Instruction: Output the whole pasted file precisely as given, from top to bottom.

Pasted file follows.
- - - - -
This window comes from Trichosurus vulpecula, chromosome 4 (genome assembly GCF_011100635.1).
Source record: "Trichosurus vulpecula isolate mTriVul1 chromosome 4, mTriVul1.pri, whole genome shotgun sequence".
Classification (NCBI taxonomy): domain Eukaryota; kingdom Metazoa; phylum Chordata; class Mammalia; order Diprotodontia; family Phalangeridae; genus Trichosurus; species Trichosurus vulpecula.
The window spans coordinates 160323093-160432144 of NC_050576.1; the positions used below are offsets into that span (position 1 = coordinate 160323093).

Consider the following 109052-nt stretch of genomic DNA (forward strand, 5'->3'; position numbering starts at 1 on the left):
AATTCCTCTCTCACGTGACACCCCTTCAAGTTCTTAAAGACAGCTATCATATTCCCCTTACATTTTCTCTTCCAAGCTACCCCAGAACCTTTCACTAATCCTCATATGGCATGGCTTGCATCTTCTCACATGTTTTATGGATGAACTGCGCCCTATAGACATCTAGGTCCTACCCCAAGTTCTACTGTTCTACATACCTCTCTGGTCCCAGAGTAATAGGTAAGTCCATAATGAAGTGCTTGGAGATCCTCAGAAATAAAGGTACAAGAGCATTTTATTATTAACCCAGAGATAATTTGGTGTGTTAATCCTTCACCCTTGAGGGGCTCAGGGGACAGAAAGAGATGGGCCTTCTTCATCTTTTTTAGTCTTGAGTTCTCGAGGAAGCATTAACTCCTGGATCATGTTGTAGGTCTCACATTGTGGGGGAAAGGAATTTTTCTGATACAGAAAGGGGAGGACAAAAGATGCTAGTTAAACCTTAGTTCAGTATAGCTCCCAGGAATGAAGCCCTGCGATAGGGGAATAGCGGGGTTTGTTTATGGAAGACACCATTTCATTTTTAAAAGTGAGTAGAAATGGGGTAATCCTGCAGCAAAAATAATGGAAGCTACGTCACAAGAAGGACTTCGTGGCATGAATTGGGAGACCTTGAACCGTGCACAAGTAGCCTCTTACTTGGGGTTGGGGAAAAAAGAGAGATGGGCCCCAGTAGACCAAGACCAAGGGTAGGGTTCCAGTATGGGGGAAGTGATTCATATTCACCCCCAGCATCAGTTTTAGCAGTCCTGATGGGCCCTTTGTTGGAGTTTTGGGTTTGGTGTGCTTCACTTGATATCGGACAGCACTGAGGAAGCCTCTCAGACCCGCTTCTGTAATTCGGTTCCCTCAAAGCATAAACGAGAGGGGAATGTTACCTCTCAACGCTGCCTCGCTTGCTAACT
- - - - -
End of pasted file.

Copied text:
This window comes from Trichosurus vulpecula, chromosome 4 (genome assembly GCF_011100635.1).
Source record: "Trichosurus vulpecula isolate mTriVul1 chromosome 4, mTriVul1.pri, whole genome shotgun sequence".
Classification (NCBI taxonomy): domain Eukaryota; kingdom Metazoa; phylum Chordata; class Mammalia; order Diprotodontia; family Phalangeridae; genus Trichosurus; species Trichosurus vulpecula.
The window spans coordinates 160323093-160432144 of NC_050576.1; the positions used below are offsets into that span (position 1 = coordinate 160323093).

Consider the following 109052-nt stretch of genomic DNA (forward strand, 5'->3'; position numbering starts at 1 on the left):
AATTCCTCTCTCACGTGACACCCCTTCAAGTTCTTAAAGACAGCTATCATATTCCCCTTACATTTTCTCTTCCAAGCTACCCCAGAACCTTTCACTAATCCTCATATGGCATGGCTTGCATCTTCTCACATGTTTTATGGATGAACTGCGCCCTATAGACATCTAGGTCCTACCCCAAGTTCTACTGTTCTACATACCTCTCTGGTCCCAGAGTAATAGGTAAGTCCATAATGAAGTGCTTGGAGATCCTCAGAAATAAAGGTACAAGAGCATTTTATTATTAACCCAGAGATAATTTGGTGTGTTAATCCTTCACCCTTGAGGGGCTCAGGGGACAGAAAGAGATGGGCCTTCTTCATCTTTTTTAGTCTTGAGTTCTCGAGGAAGCATTAACTCCTGGATCATGTTGTAGGTCTCACATTGTGGGGGAAAGGAATTTTTCTGATACAGAAAGGGGAGGACAAAAGATGCTAGTTAAACCTTAGTTCAGTATAGCTCCCAGGAATGAAGCCCTGCGATAGGGGAATAGCGGGGTTTGTTTATGGAAGACACCATTTCATTTTTAAAAGTGAGTAGAAATGGGGTAATCCTGCAGCAAAAATAATGGAAGCTACGTCACAAGAAGGACTTCGTGGCATGAATTGGGAGACCTTGAACCGTGCACAAGTAGCCTCTTACTTGGGGTTGGGGAAAAAAGAGAGATGGGCCCCAGTAGACCAAGACCAAGGGTAGGGTTCCAGTATGGGGGAAGTGATTCATATTCACCCCCAGCATCAGTTTTAGCAGTCCTGATGGGCCCTTTGTTGGAGTTTTGGGTTTGGTGTGCTTCACTTGATATCGGACAGCACTGAGGAAGCCTCTCAGACCCGCTTCTGTAATTCGGTTCCCTCAAAGCATAAACGAGAGGGGAATGTTACCTCTCAACGCTGCCTCGCTTGCTAACT